Simcha Lev-Yadun, Gadi Katzir, and Gidi Ne'eman, all from the Department of Science Education—Biology, at the University of Haifa, Israel wrote their results in the journal Naturwissenschaften, which was published online on November 22, 2008.
The desert rhubarb plant is scientifically identified as the species Rheum palaestinum (family, Polygonaceae). It is a perennial hemicryptophyte (buds near or at the level of soil) that grows in the rainy season of mountainous areas in Israel and Jordan. The plant produces one to four large round leaves that are located on the ground.
They state in their abstract, “These leaves differ markedly from the typical small leaves of most desert plants. Moreover, they have a unique 3D morphology resembling a scaled-down mountainous area with well-developed steep drainage systems, raising the question which selective agents were involved in their evolution.”
The Israeli researchers state that these large leaves collect rainwater and directs it to its root system.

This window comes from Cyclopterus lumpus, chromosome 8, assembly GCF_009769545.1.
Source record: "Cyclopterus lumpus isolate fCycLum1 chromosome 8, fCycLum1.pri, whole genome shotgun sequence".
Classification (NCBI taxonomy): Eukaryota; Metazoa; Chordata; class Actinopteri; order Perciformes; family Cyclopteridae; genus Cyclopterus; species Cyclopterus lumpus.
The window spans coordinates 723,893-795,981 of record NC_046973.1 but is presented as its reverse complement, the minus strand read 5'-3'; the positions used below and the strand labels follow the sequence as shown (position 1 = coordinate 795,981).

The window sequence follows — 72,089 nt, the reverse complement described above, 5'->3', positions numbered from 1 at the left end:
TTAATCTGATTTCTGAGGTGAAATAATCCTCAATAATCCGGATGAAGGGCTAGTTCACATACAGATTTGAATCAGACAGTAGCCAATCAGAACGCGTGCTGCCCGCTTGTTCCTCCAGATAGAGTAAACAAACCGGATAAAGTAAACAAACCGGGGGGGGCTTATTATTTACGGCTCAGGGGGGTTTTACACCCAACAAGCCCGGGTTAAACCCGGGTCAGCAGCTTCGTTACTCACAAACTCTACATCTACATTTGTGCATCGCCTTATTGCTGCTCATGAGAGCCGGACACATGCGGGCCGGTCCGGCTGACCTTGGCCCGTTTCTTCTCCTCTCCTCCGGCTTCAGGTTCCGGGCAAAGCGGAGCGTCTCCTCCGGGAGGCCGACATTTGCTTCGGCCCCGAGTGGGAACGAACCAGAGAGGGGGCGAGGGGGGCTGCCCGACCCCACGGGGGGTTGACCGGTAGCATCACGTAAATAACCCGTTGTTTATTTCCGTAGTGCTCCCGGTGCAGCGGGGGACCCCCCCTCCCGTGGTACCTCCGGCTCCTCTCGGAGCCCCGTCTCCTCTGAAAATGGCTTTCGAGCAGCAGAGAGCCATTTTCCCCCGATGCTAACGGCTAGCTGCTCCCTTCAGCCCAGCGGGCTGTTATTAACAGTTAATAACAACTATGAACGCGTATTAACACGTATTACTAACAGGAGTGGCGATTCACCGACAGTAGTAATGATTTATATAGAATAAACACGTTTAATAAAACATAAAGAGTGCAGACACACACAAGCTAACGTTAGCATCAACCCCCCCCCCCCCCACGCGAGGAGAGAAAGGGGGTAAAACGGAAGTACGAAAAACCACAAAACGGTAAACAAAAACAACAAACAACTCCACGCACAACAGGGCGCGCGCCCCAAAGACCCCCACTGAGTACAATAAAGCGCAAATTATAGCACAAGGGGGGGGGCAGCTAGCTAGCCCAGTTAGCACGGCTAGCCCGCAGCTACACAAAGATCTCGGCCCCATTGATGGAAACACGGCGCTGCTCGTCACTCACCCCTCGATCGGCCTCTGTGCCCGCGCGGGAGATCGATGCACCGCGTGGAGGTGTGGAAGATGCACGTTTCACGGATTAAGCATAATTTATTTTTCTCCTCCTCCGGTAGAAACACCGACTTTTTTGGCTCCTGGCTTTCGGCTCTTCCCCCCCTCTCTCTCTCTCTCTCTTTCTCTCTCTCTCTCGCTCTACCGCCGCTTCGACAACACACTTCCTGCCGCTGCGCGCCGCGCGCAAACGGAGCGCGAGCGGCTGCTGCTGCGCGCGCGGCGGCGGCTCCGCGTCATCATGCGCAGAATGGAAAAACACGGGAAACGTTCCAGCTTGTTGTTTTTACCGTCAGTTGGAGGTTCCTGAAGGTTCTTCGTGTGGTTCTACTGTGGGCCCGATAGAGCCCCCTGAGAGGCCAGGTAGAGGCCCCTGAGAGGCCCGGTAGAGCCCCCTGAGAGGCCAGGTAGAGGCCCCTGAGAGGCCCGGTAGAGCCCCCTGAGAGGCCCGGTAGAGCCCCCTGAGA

They state, “We measured the seasonal course of leaf growth, examined the area of wet soil surrounding the root after actual and simulated rain, and modeled the water harvesting capacity using the plant leaf area and the weekly precipitation. We show that even in the slightest rains, water flows above the veins to the leaf’s base where it irrigates the vertical root.”
And, “A typical plant harvests more than 4,100 cm3 [cubic centimeters] of water per year, and enjoys a water regime of about 427 mm/year [millimeters per year], equivalent to the water supply in a Mediterranean climate. This is the first example of self-irrigation by large leaves in a desert plant, creating a leaf-made mini oasis."
For more information on this exciting discovery, please read the May 14, 2009 BBC News article “The plant that can water itself.”
Further research into this plant could help to provide more plant growth in arid, desert-like climates around the world.